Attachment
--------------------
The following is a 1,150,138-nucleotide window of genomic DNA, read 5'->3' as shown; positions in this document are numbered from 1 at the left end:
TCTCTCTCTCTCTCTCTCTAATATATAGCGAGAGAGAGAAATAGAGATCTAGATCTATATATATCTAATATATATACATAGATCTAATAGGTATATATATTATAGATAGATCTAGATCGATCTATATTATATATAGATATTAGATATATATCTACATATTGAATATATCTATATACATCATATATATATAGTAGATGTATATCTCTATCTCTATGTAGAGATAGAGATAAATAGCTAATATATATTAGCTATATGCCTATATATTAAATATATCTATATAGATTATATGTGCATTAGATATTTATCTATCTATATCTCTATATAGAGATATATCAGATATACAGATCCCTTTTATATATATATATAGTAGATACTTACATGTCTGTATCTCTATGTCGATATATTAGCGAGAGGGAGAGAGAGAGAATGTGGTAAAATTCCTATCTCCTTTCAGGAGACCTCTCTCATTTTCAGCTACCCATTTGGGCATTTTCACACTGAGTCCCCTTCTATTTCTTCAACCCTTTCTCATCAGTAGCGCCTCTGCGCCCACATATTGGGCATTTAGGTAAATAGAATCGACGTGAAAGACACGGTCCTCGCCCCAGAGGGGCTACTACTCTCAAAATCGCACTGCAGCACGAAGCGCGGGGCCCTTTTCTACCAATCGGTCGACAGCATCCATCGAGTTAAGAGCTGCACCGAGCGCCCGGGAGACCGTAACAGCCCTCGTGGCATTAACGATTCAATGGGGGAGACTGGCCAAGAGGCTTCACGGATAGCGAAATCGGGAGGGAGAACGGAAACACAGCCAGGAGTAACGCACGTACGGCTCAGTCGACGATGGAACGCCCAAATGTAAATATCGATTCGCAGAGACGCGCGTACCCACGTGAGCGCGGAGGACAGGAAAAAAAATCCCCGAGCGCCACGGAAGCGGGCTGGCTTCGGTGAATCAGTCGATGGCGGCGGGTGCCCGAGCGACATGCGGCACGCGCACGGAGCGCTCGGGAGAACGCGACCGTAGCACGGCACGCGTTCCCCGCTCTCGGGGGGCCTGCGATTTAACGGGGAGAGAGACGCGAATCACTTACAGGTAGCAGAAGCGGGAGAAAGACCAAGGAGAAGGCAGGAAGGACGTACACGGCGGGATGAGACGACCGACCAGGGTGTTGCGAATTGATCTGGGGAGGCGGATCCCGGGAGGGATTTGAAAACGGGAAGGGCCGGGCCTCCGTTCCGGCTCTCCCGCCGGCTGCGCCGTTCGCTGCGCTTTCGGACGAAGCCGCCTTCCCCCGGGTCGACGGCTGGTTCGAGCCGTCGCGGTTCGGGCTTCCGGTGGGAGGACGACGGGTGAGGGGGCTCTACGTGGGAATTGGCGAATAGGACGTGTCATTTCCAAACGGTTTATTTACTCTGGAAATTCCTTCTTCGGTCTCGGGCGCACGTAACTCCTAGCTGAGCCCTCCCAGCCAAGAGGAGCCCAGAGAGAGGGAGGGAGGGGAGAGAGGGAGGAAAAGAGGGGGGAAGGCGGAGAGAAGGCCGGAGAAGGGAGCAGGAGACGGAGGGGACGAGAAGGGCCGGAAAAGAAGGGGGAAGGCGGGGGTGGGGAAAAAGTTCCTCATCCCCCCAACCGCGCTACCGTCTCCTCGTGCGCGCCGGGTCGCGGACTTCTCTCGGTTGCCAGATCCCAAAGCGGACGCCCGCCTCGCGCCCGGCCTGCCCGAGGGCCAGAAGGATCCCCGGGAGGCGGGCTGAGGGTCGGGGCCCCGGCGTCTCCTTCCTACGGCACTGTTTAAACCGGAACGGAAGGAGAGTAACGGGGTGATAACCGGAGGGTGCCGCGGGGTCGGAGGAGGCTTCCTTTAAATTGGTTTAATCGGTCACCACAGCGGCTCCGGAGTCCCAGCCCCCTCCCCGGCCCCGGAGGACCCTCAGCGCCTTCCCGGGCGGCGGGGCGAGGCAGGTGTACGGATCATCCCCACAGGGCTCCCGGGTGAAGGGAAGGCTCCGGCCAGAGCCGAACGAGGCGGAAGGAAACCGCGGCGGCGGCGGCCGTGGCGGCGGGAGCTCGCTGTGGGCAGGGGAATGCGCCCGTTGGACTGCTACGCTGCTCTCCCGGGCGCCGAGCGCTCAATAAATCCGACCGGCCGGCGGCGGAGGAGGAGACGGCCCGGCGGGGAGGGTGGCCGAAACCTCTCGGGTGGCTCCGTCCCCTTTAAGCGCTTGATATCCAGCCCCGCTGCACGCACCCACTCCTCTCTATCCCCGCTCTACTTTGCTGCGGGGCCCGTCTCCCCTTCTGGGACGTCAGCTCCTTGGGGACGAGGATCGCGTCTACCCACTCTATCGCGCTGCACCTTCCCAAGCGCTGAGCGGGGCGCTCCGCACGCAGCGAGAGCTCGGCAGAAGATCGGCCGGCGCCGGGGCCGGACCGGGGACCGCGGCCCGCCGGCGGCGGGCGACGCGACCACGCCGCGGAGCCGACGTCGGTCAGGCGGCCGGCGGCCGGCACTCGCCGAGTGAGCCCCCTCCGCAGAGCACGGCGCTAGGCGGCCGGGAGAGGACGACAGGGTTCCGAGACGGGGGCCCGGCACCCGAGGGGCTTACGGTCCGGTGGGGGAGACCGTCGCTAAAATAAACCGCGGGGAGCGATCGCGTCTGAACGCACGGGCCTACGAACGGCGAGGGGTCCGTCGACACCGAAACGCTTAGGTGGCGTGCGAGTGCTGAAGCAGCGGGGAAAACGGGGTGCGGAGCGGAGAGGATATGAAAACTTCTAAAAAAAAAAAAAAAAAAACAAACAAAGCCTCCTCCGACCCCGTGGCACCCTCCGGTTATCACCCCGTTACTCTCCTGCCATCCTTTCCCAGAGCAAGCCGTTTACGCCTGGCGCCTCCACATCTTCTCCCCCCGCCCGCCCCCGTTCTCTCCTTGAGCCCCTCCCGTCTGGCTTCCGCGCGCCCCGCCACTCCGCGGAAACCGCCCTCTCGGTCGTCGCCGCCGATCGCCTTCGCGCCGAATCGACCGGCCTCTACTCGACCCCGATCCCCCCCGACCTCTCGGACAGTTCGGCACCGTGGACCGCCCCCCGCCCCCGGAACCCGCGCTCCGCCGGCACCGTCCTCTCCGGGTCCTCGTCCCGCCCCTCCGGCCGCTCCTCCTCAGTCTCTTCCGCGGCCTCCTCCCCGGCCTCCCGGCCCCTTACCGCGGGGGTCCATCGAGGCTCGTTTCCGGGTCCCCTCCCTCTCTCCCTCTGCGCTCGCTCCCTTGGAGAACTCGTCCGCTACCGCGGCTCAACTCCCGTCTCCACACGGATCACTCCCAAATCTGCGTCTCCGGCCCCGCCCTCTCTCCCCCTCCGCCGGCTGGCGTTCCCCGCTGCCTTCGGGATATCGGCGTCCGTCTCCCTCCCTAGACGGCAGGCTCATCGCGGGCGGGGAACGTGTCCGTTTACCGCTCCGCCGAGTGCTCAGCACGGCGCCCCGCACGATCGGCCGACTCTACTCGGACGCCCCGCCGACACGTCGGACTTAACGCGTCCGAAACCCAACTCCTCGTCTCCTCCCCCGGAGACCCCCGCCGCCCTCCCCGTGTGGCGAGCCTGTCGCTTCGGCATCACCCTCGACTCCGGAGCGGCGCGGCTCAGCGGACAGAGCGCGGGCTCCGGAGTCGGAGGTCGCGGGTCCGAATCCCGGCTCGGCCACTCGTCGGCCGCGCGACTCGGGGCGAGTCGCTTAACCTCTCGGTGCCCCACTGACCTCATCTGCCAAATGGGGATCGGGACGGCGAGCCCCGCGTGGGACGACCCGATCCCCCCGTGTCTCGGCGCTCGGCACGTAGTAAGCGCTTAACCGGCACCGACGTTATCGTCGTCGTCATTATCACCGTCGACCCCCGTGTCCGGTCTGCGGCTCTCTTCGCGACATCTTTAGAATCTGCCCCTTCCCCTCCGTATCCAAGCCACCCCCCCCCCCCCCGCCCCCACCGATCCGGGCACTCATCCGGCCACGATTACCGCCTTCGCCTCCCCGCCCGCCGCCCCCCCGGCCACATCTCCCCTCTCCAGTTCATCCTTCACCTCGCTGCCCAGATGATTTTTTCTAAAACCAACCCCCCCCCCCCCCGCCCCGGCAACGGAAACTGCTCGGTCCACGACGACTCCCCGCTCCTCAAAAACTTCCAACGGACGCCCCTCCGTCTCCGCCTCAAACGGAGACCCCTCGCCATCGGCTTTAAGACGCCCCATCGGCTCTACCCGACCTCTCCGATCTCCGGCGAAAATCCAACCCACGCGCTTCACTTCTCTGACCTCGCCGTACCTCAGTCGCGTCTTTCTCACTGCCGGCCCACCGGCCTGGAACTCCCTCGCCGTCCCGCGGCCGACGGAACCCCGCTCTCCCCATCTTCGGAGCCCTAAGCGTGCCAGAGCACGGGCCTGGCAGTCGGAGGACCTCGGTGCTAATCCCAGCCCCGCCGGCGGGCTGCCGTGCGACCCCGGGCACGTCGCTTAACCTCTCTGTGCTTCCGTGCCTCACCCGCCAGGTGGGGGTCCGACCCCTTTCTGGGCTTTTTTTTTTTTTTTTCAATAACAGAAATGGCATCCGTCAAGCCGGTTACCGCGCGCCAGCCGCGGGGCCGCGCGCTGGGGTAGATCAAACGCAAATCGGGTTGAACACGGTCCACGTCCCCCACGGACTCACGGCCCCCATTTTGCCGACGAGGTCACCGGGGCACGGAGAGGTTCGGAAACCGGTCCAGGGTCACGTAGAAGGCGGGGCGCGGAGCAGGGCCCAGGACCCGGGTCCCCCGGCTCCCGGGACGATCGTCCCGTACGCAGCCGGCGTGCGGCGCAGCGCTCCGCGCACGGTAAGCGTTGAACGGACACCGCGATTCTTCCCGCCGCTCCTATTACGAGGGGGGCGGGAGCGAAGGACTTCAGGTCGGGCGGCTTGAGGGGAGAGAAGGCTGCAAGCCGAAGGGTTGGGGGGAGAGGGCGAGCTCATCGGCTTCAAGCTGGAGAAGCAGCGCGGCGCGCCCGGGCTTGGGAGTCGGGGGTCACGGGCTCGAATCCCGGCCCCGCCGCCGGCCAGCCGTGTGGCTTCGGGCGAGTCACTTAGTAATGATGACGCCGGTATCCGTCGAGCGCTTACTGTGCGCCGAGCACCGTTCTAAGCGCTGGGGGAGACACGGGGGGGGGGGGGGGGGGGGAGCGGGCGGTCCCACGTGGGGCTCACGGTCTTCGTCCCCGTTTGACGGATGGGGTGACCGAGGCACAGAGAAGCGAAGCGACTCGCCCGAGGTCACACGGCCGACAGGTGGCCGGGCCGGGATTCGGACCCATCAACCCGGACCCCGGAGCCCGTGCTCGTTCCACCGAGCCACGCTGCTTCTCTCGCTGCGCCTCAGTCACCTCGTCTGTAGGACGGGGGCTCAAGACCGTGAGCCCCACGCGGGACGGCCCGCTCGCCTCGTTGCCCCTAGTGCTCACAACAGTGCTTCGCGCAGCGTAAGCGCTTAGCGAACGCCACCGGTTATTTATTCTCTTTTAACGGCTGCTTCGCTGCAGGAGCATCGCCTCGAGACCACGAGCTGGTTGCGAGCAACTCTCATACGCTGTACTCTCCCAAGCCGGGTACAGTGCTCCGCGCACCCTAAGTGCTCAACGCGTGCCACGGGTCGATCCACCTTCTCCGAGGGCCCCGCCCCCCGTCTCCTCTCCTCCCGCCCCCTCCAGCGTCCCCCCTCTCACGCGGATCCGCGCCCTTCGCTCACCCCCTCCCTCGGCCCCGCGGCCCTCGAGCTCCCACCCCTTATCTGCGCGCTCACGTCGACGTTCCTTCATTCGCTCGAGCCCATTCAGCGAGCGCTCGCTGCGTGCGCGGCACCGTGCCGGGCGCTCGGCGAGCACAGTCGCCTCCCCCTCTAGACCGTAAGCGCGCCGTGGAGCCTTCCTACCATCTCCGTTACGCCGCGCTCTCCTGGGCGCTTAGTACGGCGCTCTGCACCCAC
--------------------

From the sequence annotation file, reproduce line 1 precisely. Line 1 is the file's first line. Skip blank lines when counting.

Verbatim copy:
The following is a 1,150,138-nucleotide window of genomic DNA, read 5'->3' as shown; positions in this document are numbered from 1 at the left end: